The Minimum RNA Length Versus the Universe Size

Figure 1 shows lgN* versus lmin for Nlife = 1 calculated by Eq. 7. When the baseline parameter values are used, the minimum RNA length must be lmin = 21, 27 and 32 to expect one abiogenesis event for a survey of a single star (lgN* = 0), a galaxy (lgN* = 11), and the observable universe (lgN* = 22), respectively. These lmin values are not sufficiently large compared with that (~40–100) required to expect an RNA replicase activity from a biological viewpoint, implying that abiogenesis is not easy even if we consider the entire volume of the observable universe. For lmin = 40 we find lgN* = 39. If we try to reduce this to lgN* = 22 or 0 for the same lmin by the uncertainty in C, this parameter needs to be increased by a factor of 1017 or 1039, respectively.

Figure 1
figure 1

Logarithm of the number of stars necessary to expect at least one abiogenesis event (lgN*) versus the minimum RNA length required to show a biological activity leading to abiogenesis (lmin). The difference between the top and bottom panels is just the scale of the vertical axis. Some important values of lgN* are indicated by horizontal dotted lines; "inflation ×2” means the universe size when the inflation lasted twice as long as that required to make the observable universe homogeneous. The red solid curve is the relation using the baseline model parameter values, and other curves are when some of the model parameters are changed from the baseline values, as indicated in the figure.

However, if we request one abiogenesis event somewhere in the whole physical volume created by an inflation, the chance of abiogenesis greatly increases. In a volume created by a twice, three, and four times as long inflation as that required to create the observable universe (lgN* = 100, 178, and 256), lmin becomes 66, 97, and 127, respectively. These lmin lengths now allow us to expect a self-replicating activity of an RNA molecule. If an identical pair of RNA strands is required for abiogenesis, lmin should be effectively twice as large as each of the identical strands. Then an inflationary universe can produce a pair with a length of ~33–64 nt for each, and we can still expect a replicase activity. It is also possible that the inflation duration is even longer than the examples considered here.

Using the Stirling’s approximation, Eq. 7 can be written as

$$2.3\,\mathrm{lg}{N}_{\ast }\sim {l}_{min}\,(\mathrm{ln}{l}_{min}+\mathrm{ln}{N}_{nb}-1)-\mathrm{ln}C$$

when pr = 1 and Δl = 0. In the large limit of lmin, lnNnb − 1 can be neglected, and a useful approximated formula is:

$$\mathrm{lg}{N}_{\ast }\sim {l}_{min}\,\mathrm{lg}{l}_{min}-\mathrm{lg}C.$$

It should be noted that lgN* changes only by 10 when a factor included in C is changed by 10 orders of magnitude; lgN* changes from 167 to 177 for lmin = 100 for example, which hardly affects the main conclusion of this work.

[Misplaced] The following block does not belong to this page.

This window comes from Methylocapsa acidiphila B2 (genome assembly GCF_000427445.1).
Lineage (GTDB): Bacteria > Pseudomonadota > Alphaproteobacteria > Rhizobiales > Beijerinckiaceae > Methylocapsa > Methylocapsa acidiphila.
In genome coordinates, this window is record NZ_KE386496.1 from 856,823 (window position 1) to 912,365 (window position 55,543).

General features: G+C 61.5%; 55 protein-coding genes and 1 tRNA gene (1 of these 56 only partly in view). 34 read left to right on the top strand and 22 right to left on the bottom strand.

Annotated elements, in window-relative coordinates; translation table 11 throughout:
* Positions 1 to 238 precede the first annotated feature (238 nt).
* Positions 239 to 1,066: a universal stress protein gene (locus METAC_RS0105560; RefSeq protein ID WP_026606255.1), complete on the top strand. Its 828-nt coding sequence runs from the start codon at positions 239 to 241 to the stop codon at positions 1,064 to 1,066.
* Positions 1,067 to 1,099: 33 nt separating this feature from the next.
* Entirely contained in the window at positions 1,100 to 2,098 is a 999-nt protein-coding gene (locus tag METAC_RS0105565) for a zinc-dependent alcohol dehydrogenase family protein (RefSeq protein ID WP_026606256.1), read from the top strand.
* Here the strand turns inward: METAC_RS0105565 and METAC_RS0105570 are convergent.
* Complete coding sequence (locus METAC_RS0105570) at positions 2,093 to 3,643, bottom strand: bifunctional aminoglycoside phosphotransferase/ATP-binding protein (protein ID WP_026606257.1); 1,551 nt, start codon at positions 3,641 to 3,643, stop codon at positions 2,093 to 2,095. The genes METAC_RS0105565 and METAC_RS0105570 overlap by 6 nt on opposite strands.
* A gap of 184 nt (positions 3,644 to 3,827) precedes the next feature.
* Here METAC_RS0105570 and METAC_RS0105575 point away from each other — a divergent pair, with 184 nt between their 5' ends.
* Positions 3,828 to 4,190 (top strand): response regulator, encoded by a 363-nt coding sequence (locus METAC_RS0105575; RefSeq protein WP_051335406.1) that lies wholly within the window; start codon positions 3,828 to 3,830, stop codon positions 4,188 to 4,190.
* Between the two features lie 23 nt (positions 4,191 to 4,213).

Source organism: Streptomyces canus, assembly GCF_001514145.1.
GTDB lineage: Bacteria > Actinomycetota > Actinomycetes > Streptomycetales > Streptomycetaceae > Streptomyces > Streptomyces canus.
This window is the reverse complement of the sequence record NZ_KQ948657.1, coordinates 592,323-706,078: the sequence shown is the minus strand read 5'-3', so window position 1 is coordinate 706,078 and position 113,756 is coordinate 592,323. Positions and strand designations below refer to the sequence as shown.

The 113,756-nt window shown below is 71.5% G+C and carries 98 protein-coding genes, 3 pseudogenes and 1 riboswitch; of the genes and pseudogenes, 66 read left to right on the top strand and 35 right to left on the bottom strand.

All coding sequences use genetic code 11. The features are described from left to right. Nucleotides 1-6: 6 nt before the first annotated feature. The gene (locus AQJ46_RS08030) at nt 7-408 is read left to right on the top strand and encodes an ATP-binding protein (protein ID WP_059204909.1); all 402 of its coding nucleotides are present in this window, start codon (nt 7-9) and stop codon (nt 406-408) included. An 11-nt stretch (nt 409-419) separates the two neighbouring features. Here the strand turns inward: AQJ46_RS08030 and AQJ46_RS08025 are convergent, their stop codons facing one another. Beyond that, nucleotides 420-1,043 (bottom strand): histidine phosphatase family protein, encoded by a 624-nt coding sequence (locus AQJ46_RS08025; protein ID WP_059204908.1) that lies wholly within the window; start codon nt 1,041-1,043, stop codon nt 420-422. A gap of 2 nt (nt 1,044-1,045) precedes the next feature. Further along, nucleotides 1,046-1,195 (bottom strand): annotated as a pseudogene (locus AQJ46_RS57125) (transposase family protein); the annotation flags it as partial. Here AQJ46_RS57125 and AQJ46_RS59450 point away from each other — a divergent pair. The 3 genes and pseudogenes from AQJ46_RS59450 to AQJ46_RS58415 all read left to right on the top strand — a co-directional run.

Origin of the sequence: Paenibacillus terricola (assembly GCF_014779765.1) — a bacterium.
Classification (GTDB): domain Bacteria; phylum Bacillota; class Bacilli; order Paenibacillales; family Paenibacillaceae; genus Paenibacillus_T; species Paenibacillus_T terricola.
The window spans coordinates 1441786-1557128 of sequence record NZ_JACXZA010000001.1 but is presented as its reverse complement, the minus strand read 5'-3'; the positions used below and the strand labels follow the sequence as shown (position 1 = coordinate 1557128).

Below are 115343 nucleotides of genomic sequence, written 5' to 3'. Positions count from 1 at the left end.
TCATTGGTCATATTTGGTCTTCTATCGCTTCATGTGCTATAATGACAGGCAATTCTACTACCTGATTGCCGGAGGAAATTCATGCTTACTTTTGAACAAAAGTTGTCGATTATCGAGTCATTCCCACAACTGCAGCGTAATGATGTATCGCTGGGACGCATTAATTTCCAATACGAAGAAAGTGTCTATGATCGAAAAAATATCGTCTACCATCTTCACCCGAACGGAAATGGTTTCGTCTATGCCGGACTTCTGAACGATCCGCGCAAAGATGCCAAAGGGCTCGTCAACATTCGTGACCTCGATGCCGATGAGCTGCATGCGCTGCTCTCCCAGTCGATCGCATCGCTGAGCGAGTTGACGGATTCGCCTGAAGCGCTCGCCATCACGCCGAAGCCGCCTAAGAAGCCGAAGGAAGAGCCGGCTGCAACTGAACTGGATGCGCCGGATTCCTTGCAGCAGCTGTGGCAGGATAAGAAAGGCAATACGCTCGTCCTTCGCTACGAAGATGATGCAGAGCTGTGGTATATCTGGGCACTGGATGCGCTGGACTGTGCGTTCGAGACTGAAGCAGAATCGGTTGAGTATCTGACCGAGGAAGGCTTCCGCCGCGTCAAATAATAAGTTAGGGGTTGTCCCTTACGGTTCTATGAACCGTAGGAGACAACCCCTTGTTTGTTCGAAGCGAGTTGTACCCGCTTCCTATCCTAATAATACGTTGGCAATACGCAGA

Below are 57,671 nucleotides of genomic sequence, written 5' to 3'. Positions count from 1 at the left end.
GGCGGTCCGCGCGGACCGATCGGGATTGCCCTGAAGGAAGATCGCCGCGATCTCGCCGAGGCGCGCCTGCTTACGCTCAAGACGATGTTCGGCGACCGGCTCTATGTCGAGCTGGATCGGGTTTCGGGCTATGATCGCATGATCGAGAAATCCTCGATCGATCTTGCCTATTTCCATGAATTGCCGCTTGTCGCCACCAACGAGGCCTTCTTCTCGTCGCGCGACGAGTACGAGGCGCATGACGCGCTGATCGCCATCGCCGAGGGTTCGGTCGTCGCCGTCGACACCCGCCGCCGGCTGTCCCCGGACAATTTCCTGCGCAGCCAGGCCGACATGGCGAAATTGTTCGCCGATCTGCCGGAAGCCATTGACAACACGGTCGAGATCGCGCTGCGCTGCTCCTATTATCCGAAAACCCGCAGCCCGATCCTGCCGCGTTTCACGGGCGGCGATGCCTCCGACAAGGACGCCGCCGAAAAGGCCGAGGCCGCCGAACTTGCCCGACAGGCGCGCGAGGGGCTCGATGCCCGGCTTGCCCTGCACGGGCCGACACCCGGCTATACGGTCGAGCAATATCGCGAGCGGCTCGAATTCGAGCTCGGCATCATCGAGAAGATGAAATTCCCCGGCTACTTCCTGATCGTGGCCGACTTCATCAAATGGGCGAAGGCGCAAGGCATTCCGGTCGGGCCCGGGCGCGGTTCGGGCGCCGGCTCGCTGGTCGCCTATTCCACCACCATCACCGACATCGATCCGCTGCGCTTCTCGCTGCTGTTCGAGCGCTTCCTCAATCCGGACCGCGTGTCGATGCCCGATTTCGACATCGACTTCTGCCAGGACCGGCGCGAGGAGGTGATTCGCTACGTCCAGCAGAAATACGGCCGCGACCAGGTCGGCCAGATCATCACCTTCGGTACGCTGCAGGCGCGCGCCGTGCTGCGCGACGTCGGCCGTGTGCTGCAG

Figure 1 also shows the lgN*-lmin relation when some model parameters are changed. The main results described above are not seriously changed when we change Nnb = 4 → 10 or Δllmin = 0 → 0.5. If we reduce pr from 1 to 0.1, lmin is reduced from 66 to 46 for lgN* = 100 (a twice as long inflation). A sufficient number of abiogenesis events may not be expected when pr 1, even in the total volume of an inflationary universe.

A possibly important process is polymerization over multiple cycles. In polymerization on clay surfaces, inactive monomers and oligomers left from the previous cycle must be released from a clay surface for the next cycle to work, but a fraction of long oligomers may remain on the surface. Adding newly activated monomers to such oligomers over many cycles may be an efficient way to assemble a long polymer. Such a polymerization process may be limited by a time scale of RNA oligomer destruction, e.g., by hydrolysis or UV radiation during the dry phase. As a toy model to consider this, suppose that a fraction ϵs of oligomers survive to the next cycle. If polymerization of an oligomer continues over m cycles, the most efficient path to form a lmin-nt polymer would be to repeat m times the process of adding lminm monomers. Then the polymer production rate rp of Eq. 4 should be replaced by

$${r}_{p}={N}_{m}\,{[\frac{{p}_{r}^{{l}_{min}/m}}{({l}_{min}/m)!}]}^{m}\,{\epsilon }_{s}^{m}{(m{t}_{c})}^{-1}.$$

The result for m = 5 and ϵs = 0.2 is shown in Fig. 1 as an example, using the Gamma function for the factorial when lmin/m is not an integer. In this case lmin becomes 42 for lgN* = 22, implying a possibility that abiogenesis has occurred more than once inside the observable universe. Though m and ϵs are highly uncertain, this possibility should not be overlooked.


It has been shown that the first RNA polymer with a replicase activity can be abiotically assembled by the most conservative polymerization process, i.e., random Poissonian adding of monomers, if we require that it occurs more than once somewhere in the physical volume of a universe created by an inflation, rather than inside the observable universe for us. This gives a simple solution to the abiotic polymerization problem to initiate the RNA world. Equation 7 relates two quantities on vastly difference scales: lgN* on an astronomical scale and lmin on a biologically microscopic scale, and uncertainties of other parameters are not important because most of them appear logarithmically. This reminds us of an ouroboros.